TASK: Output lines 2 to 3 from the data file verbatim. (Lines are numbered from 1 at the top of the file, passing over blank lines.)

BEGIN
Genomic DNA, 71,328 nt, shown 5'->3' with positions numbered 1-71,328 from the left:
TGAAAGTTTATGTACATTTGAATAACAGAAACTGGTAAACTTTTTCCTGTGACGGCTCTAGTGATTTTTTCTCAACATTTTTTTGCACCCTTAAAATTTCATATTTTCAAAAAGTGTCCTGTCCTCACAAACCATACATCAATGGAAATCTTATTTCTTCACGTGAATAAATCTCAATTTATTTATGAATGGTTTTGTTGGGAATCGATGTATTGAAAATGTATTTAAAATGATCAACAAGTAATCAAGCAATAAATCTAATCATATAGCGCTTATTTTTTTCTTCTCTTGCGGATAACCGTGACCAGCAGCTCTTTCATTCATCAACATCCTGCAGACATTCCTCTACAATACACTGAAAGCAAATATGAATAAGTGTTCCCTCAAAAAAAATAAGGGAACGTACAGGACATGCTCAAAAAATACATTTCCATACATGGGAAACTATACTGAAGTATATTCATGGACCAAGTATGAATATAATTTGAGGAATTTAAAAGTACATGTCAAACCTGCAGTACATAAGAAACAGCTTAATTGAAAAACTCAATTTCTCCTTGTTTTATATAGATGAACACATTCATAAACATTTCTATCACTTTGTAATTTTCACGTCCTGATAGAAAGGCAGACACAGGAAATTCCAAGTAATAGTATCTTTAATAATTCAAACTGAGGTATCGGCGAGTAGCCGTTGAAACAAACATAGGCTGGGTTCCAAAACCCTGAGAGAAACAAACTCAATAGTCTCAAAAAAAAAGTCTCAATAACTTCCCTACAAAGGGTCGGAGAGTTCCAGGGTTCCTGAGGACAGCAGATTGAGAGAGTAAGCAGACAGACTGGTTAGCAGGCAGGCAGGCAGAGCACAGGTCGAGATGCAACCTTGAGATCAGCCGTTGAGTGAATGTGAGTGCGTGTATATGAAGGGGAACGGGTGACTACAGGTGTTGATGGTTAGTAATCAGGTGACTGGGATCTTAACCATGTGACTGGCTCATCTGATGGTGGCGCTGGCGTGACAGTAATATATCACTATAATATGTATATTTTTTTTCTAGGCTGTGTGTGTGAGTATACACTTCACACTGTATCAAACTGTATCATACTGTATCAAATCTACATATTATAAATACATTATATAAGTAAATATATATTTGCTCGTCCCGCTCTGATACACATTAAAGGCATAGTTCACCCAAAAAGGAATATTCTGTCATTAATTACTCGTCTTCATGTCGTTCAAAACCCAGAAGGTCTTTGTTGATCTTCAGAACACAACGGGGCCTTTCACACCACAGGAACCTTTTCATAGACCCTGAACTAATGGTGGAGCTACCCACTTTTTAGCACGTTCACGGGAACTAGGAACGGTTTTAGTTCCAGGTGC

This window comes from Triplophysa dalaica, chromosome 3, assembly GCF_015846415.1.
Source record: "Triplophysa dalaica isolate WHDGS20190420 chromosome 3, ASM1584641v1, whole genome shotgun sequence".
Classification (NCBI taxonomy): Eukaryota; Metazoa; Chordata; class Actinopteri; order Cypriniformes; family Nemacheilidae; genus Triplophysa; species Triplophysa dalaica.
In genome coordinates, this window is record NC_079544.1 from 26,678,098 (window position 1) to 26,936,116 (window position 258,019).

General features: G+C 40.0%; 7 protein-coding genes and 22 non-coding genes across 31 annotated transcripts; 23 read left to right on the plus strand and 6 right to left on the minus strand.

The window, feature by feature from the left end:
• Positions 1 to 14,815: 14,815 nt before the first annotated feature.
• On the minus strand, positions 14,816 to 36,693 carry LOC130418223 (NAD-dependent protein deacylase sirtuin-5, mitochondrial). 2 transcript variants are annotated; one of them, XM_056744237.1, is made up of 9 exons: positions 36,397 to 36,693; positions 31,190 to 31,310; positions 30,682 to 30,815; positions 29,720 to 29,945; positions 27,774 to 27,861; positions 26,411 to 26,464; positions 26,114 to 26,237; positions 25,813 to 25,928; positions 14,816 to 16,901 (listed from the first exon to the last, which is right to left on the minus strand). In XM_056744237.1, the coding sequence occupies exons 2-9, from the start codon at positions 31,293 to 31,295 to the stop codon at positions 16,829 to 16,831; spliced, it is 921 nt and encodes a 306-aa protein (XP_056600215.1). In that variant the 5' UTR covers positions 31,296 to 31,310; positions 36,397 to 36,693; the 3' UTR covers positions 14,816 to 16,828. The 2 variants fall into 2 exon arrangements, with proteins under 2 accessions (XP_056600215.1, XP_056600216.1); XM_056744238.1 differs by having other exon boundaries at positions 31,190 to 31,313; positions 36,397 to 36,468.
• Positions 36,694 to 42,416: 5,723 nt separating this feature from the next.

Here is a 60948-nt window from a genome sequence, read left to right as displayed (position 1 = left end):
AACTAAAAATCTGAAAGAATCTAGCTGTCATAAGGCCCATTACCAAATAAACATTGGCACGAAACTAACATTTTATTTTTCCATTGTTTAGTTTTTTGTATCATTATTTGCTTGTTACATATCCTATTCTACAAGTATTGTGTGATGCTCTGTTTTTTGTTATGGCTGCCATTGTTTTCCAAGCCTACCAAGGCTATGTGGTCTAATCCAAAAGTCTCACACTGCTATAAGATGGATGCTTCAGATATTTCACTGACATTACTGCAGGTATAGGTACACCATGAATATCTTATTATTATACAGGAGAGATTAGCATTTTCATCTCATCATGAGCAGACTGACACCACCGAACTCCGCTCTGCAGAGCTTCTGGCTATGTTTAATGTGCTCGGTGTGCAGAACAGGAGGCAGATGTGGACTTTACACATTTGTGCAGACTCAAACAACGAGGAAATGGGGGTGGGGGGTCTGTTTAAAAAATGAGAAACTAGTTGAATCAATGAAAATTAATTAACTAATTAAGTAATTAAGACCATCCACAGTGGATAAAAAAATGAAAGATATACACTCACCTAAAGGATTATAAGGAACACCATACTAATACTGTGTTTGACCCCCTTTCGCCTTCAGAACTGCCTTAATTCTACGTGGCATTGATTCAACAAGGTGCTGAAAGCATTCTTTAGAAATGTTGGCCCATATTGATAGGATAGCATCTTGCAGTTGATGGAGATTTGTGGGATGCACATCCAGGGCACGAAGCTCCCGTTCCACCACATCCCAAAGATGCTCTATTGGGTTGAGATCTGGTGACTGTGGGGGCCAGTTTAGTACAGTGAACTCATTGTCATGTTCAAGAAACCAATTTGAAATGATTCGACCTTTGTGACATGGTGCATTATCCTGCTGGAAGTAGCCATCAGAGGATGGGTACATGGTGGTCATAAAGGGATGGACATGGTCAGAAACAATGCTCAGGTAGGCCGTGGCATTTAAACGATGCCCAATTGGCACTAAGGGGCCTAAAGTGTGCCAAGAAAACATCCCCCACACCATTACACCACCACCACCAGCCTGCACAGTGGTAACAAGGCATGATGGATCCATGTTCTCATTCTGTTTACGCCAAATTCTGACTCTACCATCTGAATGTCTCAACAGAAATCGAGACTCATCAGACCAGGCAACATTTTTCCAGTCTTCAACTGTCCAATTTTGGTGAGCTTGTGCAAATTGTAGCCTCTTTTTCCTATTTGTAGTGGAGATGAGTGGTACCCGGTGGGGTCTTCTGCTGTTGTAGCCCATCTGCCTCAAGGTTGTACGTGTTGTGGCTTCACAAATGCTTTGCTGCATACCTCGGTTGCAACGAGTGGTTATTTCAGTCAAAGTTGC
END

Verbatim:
TGAAAGTTTATGTACATTTGAATAACAGAAACTGGTAAACTTTTTCCTGTGACGGCTCTAGTGATTTTTTCTCAACATTTTTTTGCACCCTTAAAATTTCATATTTTCAAAAAGTGTCCTGTCCTCACAAACCATACATCAATGGAAATCTTATTTCTTCACGTGAATAAATCTCAATTTATTTATGAATGGTTTTGTTGGGAATCGATGTATTGAAAATGTATTTAAAATGATCAACAAGTAATCAAGCAATAAATCTAATCATATAGCGCTTATTTTTTTCTTCTCTTGCGGATAACCGTGACCAGCAGCTCTTTCATTCATCAACATCCTGCAGACATTCCTCTACAATACACTGAAAGCAAATATGAATAAGTGTTCCCTCAAAAAAAATAAGGGAACGTACAGGACATGCTCAAAAAATACATTTCCATACATGGGAAACTATACTGAAGTATATTCATGGACCAAGTATGAATATAATTTGAGGAATTTAAAAGTACATGTCAAACCTGCAGTACATAAGAAACAGCTTAATTGAAAAACTCAATTTCTCCTTGTTTTATATAGATGAACACATTCATAAACATTTCTATCACTTTGTAATTTTCACGTCCTGATAGAAAGGCAGACACAGGAAATTCCAAGTAATAGTATCTTTAATAATTCAAACTGAGGTATCGGCGAGTAGCCGTTGAAACAAACATAGGCTGGGTTCCAAAACCCTGAGAGAAACAAACTCAATAGTCTCAAAAAAAAAGTCTCAATAACTTCCCTACAAAGGGTCGGAGAGTTCCAGGGTTCCTGAGGACAGCAGATTGAGAGAGTAAGCAGACAGACTGGTTAGCAGGCAGGCAGGCAGAGCACAGGTCGAGATGCAACCTTGAGATCAGCCGTTGAGTGAATGTGAGTGCGTGTATATGAAGGGGAACGGGTGACTACAGGTGTTGATGGTTAGTAATCAGGTGACTGGGATCTTAACCATGTGACTGGCTCATCTGATGGTGGCGCTGGCGTGACAGTAATATATCACTATAATATGTATATTTTTTTTCTAGGCTGTGTGTGTGAGTATACACTTCACACTGTATCAAACTGTATCATACTGTATCAAATCTACATATTATAAATACATTATATAAGTAAATATATATTTGCTCGTCCCGCTCTGATACACATTAAAGGCATAGTTCACCCAAAAAGGAATATTCTGTCATTAATTACTCGTCTTCATGTCGTTCAAAACCCAGAAGGTCTTTGTTGATCTTCAGAACACAACGGGGCCTTTCACACCACAGGAACCTTTTCATAGACCCTGAACTAATGGTGGAGCTACCCACTTTTTAGCACGTTCACGGGAACTAGGAACGGTTTTAGTTCCAGGTGC

This window comes from Triplophysa dalaica, chromosome 3, assembly GCF_015846415.1.